“…Then they fell to talking casually about the scale of destruction. Sharafkhani said it looked to him like nine out of 10 houses in the flood zones would have to come down.It was, he said, unbelievable.The foreman nodded.”It’s like someone came through and dropped bombs every couple of blocks. Boom. Boom. Boom. Boom. Boom.”It’s a bulldoze job,” the hard hat concluded, “that’s for sure.””Back on the road, Sharafkhani started to work out a math problem aloud. He figured, conservatively, that 100,000 houses would have to come down in Orleans Parish. This number left out St. Bernard and other parishes in greater New Orleans, and also all the cars and boats and commercial structures that would require disposal somewhere.”Each house, he said, would produce two or three truckloads of debris, for a total of as many as 300,000 truckloads— and the major landfills he’d visited earlier were straining to accommodate 400 or so trucks daily. He did not bother to divide the number of truckloads by the number of days, or weeks, or months it would take to handle them all. He reduced the calculation to a single word: “Years.””We are talking years.”

John Carlson On Penguins

Wildlife biologist John Carlson, last seen in a tux in Antarctica (go here for reference), offers some reasons why penguins are admirable, despite the fact they are not “cute:”

…I totally agree with the young lady concerning the nasty nature of penguins, but I also feel I must defend the little buggers too. Any wild animal I have ever dealt with has objected quite violently to being handled. Probably wouldn’t survive very long if they didn’t, so you can’t be surprised or dismayed when it happens—No matter if they are cute or not.

If I can anthropomorphize a bit too: I would probably react similarly if some giant pulled me out of my living room, slapped a metal band on my arm, poured warm seawater down my throat and turned me upside down to “offload” my stomach to see what I had for breakfast, threw me in a bag and weighed me and then dropped me back in the living room (reminds me of the Larson cartoon with the male bear returning to the cave with an ear tag and a collar around his neck and trying to explain what happened to an obviously ticked off mama bear).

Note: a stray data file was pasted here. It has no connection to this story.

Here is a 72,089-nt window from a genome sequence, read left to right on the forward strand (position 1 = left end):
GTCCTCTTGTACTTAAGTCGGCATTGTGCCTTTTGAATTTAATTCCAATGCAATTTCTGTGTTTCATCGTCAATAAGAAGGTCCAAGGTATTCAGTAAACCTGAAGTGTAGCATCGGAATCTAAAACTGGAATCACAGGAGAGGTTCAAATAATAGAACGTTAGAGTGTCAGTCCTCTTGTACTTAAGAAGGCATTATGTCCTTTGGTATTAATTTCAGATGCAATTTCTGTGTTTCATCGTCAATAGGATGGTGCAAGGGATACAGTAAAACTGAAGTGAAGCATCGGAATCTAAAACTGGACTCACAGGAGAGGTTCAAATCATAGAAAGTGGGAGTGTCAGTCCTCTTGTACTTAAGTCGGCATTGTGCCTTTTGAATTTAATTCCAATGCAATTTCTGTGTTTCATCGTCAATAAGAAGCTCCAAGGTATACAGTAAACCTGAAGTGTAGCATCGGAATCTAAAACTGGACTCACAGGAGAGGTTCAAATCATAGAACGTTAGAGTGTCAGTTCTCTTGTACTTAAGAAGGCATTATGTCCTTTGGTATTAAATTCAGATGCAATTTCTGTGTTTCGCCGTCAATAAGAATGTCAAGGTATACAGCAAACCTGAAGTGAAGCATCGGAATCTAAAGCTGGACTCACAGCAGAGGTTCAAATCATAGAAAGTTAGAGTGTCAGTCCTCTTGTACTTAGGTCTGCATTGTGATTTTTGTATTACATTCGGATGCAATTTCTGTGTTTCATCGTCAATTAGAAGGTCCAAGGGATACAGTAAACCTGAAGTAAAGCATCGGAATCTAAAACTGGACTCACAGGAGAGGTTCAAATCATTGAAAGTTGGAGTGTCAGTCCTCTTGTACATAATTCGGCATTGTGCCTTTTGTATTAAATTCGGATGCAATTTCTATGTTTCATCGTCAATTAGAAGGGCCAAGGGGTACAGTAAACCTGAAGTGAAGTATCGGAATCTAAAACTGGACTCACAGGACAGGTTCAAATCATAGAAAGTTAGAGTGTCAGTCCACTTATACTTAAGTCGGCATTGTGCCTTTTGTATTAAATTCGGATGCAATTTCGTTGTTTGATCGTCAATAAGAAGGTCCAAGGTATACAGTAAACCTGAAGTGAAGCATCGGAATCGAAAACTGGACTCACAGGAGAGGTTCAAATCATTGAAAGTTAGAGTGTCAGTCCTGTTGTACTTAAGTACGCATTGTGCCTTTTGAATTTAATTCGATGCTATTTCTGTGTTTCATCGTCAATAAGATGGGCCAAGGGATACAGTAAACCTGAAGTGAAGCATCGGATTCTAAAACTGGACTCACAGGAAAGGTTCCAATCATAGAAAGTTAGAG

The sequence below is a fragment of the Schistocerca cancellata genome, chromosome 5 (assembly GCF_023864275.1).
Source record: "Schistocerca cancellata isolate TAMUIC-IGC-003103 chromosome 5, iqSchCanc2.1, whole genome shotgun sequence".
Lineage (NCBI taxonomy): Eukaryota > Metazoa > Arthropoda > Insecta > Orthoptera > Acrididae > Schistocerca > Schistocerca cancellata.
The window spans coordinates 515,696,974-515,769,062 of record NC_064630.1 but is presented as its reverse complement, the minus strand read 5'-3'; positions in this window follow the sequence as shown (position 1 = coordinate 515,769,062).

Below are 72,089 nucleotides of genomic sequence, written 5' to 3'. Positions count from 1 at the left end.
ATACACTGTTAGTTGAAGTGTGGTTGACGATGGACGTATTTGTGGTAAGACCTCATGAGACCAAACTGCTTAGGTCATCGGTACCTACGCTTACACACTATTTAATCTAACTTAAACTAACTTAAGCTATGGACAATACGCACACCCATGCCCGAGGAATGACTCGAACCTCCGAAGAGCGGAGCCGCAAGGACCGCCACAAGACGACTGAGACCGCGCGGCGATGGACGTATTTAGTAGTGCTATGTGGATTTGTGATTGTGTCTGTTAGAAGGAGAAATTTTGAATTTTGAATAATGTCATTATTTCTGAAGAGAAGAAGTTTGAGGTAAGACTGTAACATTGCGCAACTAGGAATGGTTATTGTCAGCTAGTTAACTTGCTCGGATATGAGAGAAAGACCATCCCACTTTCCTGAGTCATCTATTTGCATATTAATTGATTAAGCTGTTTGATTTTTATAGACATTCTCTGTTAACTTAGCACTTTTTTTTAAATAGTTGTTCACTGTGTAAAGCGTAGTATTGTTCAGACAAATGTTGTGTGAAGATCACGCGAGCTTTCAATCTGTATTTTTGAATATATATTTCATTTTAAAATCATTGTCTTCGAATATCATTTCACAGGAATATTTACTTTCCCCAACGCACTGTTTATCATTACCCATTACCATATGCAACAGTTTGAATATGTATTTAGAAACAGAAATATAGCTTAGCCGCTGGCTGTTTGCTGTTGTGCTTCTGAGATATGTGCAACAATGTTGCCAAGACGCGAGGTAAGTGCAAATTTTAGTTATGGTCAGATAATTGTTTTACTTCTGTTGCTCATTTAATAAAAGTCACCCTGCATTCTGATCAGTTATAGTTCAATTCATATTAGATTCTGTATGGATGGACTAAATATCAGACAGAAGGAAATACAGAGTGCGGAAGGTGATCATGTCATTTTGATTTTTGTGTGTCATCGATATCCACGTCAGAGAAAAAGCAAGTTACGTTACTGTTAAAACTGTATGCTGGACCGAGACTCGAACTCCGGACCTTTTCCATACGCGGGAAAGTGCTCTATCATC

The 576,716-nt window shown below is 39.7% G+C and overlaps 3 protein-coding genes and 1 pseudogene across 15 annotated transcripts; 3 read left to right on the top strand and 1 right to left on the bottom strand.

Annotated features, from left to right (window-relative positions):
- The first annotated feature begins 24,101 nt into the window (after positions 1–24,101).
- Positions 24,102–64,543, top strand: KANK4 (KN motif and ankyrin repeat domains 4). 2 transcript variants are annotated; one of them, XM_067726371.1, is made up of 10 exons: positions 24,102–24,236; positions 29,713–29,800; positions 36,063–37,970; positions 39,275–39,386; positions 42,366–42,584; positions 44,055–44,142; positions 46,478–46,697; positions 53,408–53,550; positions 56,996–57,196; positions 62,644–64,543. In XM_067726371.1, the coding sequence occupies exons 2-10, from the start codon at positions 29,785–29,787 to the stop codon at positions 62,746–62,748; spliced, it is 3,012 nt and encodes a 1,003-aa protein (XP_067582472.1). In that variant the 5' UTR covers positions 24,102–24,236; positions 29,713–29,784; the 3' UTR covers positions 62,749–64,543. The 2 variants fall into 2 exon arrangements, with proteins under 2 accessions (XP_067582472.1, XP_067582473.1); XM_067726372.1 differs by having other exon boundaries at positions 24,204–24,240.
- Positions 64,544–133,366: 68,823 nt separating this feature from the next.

The young woman at the movie actually displayed as much ignorance as the Audubon folks and the audience by being surprised that the penguins reacted the way they did. She just got to live it and have her innocence taken away. I suspect that she hadn’t had much experience with animals prior to heading south. I think she should have done the lecture and told people the truth…although I can really appreciate the standup routine too.

Anyway, in defense of the penguins — they are the toughest animal I have worked with bar none. I have seen penguins with large chunks removed from their sides by leopard seals that apparently managed to survive. They beat on each other horrificly in defense of their territories and withstand some of the most brutal conditions on the surface of this earth. I am still in awe of their abilities to survive the demands that their lifestyle places on them. I suspect much of their rude behavior is a result of where they live: You don’t mess with things that work in that environment. It is pretty unforgiving.

The Adelie penguin photo I have below pretty much sums up a penguin’s life for me.


On Falconry

My introduction to Steve’s writing was from the falconry side of it, a popular article in Smithsonian, sometime in the mid-80s. I was surprised to know anyone wrote so well about the sport, then surprised again to discover he writes well about a lot of things. I’m sure various pigeon fanciers, gourmands, world travellers, writers, naturalists and fine-gun collectors have been equally surprised to see their favorite correspondent publishing on the weirdness of training hawks.

Steve doesn’t need any more hobbies, but I bet he has them.

Sparking this post was Reid’s comment in a recent email exchange, “You really have blogged very little on falconry, some on dogs, and not at all (that I recall) on coursing or pigeons or firearms. These are all subjects obviously where you have a tremendous fund of knowledge that you take for granted….Those are subjects that are the bread and butter of your books, the things that attracted readers like me and Matt.”